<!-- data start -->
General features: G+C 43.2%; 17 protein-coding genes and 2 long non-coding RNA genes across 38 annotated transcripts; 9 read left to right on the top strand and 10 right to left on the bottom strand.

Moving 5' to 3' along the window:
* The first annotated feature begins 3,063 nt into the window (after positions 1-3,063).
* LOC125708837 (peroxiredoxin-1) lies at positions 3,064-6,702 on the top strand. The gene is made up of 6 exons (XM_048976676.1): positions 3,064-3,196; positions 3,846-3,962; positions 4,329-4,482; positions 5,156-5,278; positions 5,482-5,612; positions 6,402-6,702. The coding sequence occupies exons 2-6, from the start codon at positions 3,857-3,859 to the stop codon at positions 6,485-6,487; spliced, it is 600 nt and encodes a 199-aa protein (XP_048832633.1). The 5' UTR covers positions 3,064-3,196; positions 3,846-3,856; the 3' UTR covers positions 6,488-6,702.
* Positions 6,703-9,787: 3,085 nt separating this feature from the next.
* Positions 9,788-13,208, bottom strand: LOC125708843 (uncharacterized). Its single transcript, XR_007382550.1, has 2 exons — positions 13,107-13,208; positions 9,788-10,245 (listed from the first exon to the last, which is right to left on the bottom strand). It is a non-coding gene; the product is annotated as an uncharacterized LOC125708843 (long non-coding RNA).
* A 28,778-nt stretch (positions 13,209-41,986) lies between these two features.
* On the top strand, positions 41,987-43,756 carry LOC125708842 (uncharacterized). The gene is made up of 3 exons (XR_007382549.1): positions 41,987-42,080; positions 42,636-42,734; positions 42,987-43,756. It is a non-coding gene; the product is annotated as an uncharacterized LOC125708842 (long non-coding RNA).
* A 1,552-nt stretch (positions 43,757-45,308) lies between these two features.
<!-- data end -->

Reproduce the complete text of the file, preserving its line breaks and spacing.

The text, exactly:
General features: G+C 43.2%; 17 protein-coding genes and 2 long non-coding RNA genes across 38 annotated transcripts; 9 read left to right on the top strand and 10 right to left on the bottom strand.

Moving 5' to 3' along the window:
* The first annotated feature begins 3,063 nt into the window (after positions 1-3,063).
* LOC125708837 (peroxiredoxin-1) lies at positions 3,064-6,702 on the top strand. The gene is made up of 6 exons (XM_048976676.1): positions 3,064-3,196; positions 3,846-3,962; positions 4,329-4,482; positions 5,156-5,278; positions 5,482-5,612; positions 6,402-6,702. The coding sequence occupies exons 2-6, from the start codon at positions 3,857-3,859 to the stop codon at positions 6,485-6,487; spliced, it is 600 nt and encodes a 199-aa protein (XP_048832633.1). The 5' UTR covers positions 3,064-3,196; positions 3,846-3,856; the 3' UTR covers positions 6,488-6,702.
* Positions 6,703-9,787: 3,085 nt separating this feature from the next.
* Positions 9,788-13,208, bottom strand: LOC125708843 (uncharacterized). Its single transcript, XR_007382550.1, has 2 exons — positions 13,107-13,208; positions 9,788-10,245 (listed from the first exon to the last, which is right to left on the bottom strand). It is a non-coding gene; the product is annotated as an uncharacterized LOC125708843 (long non-coding RNA).
* A 28,778-nt stretch (positions 13,209-41,986) lies between these two features.
* On the top strand, positions 41,987-43,756 carry LOC125708842 (uncharacterized). The gene is made up of 3 exons (XR_007382549.1): positions 41,987-42,080; positions 42,636-42,734; positions 42,987-43,756. It is a non-coding gene; the product is annotated as an uncharacterized LOC125708842 (long non-coding RNA).
* A 1,552-nt stretch (positions 43,757-45,308) lies between these two features.